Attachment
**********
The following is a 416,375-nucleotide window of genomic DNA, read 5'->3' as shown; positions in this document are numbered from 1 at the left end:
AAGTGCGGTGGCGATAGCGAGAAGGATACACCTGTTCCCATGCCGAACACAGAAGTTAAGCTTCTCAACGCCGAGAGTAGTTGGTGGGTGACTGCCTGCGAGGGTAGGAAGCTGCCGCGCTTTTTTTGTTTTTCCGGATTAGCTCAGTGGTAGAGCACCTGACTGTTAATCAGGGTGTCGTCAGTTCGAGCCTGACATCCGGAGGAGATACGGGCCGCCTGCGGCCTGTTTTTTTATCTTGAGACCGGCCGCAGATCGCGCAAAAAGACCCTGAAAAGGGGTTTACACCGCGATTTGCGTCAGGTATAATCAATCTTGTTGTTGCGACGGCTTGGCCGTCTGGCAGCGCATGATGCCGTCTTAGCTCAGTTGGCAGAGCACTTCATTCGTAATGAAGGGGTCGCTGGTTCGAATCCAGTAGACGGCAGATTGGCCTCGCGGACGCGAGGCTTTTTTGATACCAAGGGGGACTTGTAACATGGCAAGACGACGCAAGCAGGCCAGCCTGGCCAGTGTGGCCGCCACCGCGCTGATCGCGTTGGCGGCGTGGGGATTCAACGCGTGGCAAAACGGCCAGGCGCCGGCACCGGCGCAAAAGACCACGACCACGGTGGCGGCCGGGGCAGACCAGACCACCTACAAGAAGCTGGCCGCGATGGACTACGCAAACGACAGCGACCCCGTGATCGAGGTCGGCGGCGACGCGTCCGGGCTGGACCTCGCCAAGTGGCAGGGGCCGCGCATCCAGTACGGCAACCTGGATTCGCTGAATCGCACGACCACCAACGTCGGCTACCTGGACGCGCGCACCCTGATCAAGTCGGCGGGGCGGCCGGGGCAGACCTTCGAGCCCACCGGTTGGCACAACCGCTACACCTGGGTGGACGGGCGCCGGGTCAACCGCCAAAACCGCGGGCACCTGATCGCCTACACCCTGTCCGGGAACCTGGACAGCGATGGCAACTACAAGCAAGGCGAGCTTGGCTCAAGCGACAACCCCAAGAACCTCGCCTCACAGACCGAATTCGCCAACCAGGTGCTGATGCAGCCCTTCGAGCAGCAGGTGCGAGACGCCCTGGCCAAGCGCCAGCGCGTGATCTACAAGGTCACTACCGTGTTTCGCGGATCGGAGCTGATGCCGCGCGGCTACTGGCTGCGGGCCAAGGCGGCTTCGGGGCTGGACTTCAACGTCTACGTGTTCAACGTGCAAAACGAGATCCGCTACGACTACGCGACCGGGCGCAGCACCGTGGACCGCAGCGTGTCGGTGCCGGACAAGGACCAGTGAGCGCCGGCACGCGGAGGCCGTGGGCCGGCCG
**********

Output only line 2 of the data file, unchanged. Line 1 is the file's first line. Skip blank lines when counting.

AAGTGCGGTGGCGATAGCGAGAAGGATACACCTGTTCCCATGCCGAACACAGAAGTTAAGCTTCTCAACGCCGAGAGTAGTTGGTGGGTGACTGCCTGCGAGGGTAGGAAGCTGCCGCGCTTTTTTTGTTTTTCCGGATTAGCTCAGTGGTAGAGCACCTGACTGTTAATCAGGGTGTCGTCAGTTCGAGCCTGACATCCGGAGGAGATACGGGCCGCCTGCGGCCTGTTTTTTTATCTTGAGACCGGCCGCAGATCGCGCAAAAAGACCCTGAAAAGGGGTTTACACCGCGATTTGCGTCAGGTATAATCAATCTTGTTGTTGCGACGGCTTGGCCGTCTGGCAGCGCATGATGCCGTCTTAGCTCAGTTGGCAGAGCACTTCATTCGTAATGAAGGGGTCGCTGGTTCGAATCCAGTAGACGGCAGATTGGCCTCGCGGACGCGAGGCTTTTTTGATACCAAGGGGGACTTGTAACATGGCAAGACGACGCAAGCAGGCCAGCCTGGCCAGTGTGGCCGCCACCGCGCTGATCGCGTTGGCGGCGTGGGGATTCAACGCGTGGCAAAACGGCCAGGCGCCGGCACCGGCGCAAAAGACCACGACCACGGTGGCGGCCGGGGCAGACCAGACCACCTACAAGAAGCTGGCCGCGATGGACTACGCAAACGACAGCGACCCCGTGATCGAGGTCGGCGGCGACGCGTCCGGGCTGGACCTCGCCAAGTGGCAGGGGCCGCGCATCCAGTACGGCAACCTGGATTCGCTGAATCGCACGACCACCAACGTCGGCTACCTGGACGCGCGCACCCTGATCAAGTCGGCGGGGCGGCCGGGGCAGACCTTCGAGCCCACCGGTTGGCACAACCGCTACACCTGGGTGGACGGGCGCCGGGTCAACCGCCAAAACCGCGGGCACCTGATCGCCTACACCCTGTCCGGGAACCTGGACAGCGATGGCAACTACAAGCAAGGCGAGCTTGGCTCAAGCGACAACCCCAAGAACCTCGCCTCACAGACCGAATTCGCCAACCAGGTGCTGATGCAGCCCTTCGAGCAGCAGGTGCGAGACGCCCTGGCCAAGCGCCAGCGCGTGATCTACAAGGTCACTACCGTGTTTCGCGGATCGGAGCTGATGCCGCGCGGCTACTGGCTGCGGGCCAAGGCGGCTTCGGGGCTGGACTTCAACGTCTACGTGTTCAACGTGCAAAACGAGATCCGCTACGACTACGCGACCGGGCGCAGCACCGTGGACCGCAGCGTGTCGGTGCCGGACAAGGACCAGTGAGCGCCGGCACGCGGAGGCCGTGGGCCGGCCG